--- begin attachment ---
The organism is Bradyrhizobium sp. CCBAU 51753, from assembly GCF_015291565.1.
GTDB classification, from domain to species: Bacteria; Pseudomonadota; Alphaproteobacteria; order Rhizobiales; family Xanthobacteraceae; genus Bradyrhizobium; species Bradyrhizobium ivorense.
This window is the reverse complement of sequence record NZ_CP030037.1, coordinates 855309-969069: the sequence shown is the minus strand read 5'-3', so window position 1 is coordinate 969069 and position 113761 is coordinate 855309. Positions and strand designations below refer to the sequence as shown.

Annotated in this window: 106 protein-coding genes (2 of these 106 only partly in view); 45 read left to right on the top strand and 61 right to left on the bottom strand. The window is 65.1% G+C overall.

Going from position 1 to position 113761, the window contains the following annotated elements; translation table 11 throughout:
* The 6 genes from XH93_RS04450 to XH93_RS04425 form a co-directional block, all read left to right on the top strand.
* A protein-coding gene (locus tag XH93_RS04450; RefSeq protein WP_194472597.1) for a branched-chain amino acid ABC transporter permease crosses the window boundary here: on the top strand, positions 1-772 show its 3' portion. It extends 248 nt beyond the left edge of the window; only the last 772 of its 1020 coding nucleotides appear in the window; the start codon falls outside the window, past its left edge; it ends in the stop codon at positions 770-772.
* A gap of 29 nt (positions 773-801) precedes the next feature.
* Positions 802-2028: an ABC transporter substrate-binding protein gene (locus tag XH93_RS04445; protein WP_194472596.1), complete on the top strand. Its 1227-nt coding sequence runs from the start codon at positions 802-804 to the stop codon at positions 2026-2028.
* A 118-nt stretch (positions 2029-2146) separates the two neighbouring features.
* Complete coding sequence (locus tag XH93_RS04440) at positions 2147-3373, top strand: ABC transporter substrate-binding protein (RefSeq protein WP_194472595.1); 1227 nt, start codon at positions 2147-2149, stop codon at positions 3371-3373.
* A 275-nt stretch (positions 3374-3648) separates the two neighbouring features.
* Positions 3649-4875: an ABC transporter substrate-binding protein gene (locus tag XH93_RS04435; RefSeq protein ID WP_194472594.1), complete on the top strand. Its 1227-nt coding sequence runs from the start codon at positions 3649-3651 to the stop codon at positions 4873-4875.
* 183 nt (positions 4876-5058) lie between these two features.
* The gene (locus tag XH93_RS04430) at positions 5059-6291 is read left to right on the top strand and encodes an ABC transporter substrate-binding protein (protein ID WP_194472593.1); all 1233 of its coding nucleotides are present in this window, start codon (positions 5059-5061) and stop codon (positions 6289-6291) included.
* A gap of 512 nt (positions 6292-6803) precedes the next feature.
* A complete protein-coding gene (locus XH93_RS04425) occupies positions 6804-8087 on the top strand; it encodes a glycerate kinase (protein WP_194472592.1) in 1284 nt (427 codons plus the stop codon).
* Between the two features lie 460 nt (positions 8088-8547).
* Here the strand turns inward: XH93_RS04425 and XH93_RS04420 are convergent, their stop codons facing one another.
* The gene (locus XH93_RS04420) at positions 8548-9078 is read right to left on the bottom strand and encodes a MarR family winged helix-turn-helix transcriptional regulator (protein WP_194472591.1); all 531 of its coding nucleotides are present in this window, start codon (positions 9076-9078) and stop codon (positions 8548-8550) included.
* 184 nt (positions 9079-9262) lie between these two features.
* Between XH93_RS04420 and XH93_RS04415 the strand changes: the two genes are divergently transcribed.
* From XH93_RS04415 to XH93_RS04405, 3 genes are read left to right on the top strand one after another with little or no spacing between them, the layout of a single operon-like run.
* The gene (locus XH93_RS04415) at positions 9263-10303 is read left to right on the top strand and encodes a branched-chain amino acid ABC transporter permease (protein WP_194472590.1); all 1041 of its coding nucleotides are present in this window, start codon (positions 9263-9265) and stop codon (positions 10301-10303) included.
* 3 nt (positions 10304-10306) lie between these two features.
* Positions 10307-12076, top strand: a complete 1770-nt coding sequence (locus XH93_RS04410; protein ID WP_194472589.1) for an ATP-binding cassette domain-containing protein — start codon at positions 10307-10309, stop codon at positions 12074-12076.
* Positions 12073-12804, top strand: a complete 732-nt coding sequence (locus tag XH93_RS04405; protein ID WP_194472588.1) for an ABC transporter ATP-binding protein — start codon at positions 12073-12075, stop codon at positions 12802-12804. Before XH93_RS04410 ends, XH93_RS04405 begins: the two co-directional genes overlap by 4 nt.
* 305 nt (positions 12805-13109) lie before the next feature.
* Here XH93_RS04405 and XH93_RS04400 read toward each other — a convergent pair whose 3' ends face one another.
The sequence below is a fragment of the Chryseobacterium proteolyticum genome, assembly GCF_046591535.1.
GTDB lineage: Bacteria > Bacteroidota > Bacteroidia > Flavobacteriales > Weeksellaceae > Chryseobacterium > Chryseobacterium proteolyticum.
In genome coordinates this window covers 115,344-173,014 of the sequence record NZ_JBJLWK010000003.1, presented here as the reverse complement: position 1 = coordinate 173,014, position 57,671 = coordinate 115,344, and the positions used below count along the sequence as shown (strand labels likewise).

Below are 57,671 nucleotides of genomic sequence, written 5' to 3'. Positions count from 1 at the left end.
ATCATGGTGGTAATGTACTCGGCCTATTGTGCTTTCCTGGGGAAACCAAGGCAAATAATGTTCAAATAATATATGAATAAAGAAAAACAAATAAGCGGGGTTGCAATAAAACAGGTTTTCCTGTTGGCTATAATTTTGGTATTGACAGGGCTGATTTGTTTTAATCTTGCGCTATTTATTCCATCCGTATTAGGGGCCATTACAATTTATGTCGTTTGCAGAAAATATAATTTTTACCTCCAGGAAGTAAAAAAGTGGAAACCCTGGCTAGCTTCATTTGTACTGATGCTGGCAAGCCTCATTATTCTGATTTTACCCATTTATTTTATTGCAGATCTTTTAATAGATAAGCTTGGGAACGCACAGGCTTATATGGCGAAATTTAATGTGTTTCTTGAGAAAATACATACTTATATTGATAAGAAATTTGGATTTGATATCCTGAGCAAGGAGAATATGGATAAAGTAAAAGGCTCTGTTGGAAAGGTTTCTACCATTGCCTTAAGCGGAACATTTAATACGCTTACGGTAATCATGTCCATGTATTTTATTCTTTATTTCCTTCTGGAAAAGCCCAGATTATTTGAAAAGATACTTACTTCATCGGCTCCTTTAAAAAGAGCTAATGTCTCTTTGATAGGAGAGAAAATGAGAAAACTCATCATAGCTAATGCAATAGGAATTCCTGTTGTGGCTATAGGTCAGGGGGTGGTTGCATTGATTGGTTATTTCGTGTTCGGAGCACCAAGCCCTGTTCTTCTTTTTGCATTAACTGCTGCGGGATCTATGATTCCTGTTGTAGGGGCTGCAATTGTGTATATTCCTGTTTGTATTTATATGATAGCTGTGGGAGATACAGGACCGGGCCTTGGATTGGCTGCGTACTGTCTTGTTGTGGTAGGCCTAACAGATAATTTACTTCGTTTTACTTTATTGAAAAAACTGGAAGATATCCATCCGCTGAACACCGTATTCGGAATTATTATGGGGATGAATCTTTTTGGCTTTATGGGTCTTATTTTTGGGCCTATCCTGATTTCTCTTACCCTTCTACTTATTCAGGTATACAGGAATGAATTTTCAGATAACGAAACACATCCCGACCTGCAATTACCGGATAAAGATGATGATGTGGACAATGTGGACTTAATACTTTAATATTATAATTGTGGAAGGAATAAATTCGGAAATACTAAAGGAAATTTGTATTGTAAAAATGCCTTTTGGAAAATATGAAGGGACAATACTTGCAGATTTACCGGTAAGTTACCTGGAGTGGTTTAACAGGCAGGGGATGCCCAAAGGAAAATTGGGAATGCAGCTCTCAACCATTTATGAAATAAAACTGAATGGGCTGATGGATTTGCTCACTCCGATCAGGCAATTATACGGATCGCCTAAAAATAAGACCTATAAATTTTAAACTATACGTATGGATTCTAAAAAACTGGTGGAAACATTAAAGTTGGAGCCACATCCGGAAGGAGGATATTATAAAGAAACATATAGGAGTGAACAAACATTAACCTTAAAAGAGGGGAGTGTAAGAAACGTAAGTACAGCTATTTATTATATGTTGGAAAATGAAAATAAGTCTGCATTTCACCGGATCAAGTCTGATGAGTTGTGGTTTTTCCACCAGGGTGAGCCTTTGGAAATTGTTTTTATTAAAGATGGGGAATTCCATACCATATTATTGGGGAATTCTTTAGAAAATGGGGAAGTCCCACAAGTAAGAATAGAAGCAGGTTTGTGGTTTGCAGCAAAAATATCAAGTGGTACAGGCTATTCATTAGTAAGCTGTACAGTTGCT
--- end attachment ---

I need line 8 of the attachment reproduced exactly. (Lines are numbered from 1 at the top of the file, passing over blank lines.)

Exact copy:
* A gap of 29 nt (positions 773-801) precedes the next feature.